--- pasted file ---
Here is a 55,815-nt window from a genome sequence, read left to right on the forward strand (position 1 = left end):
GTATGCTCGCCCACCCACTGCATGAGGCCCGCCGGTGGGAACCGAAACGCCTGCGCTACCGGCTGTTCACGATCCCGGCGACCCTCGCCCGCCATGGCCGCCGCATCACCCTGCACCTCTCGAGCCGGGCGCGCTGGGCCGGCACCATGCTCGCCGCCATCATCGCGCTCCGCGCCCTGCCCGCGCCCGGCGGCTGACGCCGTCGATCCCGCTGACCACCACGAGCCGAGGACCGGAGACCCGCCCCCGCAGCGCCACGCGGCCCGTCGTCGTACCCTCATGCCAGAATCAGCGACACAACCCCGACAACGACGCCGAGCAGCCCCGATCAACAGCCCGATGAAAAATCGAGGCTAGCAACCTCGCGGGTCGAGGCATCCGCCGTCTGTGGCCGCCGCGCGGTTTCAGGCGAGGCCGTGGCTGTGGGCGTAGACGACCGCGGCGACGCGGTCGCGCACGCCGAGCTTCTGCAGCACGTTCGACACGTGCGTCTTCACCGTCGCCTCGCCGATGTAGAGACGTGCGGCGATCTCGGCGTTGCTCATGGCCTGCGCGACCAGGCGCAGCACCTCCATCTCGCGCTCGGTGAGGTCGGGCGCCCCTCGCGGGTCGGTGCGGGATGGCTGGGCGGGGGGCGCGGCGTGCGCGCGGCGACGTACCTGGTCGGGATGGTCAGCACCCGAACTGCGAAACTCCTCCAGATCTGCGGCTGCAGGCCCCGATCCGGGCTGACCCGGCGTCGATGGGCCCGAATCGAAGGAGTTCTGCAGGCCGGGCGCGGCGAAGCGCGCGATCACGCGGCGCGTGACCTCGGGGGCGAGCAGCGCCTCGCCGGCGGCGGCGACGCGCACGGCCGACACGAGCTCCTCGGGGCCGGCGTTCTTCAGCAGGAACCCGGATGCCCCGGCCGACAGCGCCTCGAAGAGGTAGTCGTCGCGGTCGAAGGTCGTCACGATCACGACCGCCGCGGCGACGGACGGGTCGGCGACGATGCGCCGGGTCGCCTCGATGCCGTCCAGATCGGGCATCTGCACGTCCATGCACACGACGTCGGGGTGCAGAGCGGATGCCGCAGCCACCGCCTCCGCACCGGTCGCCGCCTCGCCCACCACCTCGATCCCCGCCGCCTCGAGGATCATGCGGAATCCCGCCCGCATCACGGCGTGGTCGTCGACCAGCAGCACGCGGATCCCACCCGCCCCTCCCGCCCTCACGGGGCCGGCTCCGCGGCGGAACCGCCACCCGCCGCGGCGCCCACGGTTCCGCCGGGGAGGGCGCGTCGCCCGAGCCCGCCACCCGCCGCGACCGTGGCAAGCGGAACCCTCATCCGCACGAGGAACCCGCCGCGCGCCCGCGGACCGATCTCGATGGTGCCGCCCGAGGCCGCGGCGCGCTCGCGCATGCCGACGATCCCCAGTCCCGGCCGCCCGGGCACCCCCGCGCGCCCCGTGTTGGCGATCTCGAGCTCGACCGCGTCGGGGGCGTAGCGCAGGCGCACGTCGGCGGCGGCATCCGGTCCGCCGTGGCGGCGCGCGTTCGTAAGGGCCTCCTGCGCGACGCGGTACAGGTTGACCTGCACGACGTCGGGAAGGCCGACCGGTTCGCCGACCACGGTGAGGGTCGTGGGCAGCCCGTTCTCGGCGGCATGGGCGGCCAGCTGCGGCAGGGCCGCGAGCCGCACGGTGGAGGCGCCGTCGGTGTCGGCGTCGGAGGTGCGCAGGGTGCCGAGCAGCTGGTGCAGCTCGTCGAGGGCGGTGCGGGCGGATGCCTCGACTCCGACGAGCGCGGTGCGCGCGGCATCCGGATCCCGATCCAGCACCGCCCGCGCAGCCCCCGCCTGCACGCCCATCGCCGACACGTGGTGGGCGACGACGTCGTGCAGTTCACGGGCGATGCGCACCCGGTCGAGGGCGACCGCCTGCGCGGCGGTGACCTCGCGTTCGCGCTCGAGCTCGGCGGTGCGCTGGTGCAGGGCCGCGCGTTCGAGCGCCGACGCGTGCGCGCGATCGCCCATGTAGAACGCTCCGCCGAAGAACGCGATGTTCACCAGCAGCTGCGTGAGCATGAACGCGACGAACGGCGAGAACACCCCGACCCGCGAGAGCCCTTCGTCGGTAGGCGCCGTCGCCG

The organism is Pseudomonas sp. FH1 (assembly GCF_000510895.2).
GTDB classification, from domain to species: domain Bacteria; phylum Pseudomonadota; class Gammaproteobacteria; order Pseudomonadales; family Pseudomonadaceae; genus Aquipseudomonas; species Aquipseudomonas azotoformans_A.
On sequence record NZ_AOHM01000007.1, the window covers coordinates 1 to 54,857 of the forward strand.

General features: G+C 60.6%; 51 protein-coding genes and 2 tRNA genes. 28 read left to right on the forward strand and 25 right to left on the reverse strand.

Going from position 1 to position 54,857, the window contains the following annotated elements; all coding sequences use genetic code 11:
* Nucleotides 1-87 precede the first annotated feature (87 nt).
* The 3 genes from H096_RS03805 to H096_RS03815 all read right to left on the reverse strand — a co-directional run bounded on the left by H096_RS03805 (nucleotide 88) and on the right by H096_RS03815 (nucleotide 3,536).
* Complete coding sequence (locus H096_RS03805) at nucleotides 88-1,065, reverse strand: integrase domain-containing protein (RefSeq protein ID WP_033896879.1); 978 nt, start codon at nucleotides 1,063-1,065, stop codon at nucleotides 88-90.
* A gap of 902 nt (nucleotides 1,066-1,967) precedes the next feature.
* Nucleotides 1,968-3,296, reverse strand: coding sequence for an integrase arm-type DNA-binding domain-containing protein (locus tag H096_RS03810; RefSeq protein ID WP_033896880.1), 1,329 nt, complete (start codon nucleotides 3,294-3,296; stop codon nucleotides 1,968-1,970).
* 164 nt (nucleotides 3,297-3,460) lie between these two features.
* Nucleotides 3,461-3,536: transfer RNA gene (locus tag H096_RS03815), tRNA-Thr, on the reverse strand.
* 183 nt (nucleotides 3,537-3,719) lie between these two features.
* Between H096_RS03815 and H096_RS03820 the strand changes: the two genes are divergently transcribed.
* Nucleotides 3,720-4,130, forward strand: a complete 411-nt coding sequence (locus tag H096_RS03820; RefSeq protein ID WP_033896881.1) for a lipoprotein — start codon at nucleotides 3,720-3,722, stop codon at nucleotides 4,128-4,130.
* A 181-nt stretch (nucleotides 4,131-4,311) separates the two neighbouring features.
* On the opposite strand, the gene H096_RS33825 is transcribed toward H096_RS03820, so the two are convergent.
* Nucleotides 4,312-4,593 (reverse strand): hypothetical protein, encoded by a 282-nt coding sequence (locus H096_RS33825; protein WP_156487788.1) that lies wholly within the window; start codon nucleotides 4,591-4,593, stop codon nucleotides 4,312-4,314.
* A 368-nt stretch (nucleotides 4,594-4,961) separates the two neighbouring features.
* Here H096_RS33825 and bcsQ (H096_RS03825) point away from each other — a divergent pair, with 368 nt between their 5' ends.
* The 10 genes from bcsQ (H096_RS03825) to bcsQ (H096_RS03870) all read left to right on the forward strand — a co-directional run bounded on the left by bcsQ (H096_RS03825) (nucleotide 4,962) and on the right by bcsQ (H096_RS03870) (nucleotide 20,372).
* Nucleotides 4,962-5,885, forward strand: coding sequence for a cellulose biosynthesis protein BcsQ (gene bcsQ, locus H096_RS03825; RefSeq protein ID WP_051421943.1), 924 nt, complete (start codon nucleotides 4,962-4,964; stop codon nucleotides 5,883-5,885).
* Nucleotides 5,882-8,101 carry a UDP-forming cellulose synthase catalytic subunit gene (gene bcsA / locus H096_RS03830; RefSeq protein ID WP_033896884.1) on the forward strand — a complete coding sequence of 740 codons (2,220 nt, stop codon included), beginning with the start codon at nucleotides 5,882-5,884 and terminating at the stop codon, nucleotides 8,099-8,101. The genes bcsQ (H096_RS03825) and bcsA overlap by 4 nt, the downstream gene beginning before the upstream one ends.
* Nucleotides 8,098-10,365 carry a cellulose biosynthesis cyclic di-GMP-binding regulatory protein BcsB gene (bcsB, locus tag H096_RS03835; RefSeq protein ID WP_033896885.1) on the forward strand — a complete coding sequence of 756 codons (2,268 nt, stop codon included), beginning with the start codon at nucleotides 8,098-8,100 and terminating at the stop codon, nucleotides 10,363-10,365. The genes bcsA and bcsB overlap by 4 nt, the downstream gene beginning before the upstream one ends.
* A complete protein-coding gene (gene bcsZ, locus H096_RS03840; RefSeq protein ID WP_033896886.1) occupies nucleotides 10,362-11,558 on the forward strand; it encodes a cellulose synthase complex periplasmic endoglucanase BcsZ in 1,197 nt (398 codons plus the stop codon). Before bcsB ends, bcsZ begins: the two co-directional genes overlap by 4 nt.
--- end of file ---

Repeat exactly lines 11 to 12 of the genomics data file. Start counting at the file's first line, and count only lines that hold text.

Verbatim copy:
* A gap of 902 nt (nucleotides 1,066-1,967) precedes the next feature.
* Nucleotides 1,968-3,296, reverse strand: coding sequence for an integrase arm-type DNA-binding domain-containing protein (locus tag H096_RS03810; RefSeq protein ID WP_033896880.1), 1,329 nt, complete (start codon nucleotides 3,294-3,296; stop codon nucleotides 1,968-1,970).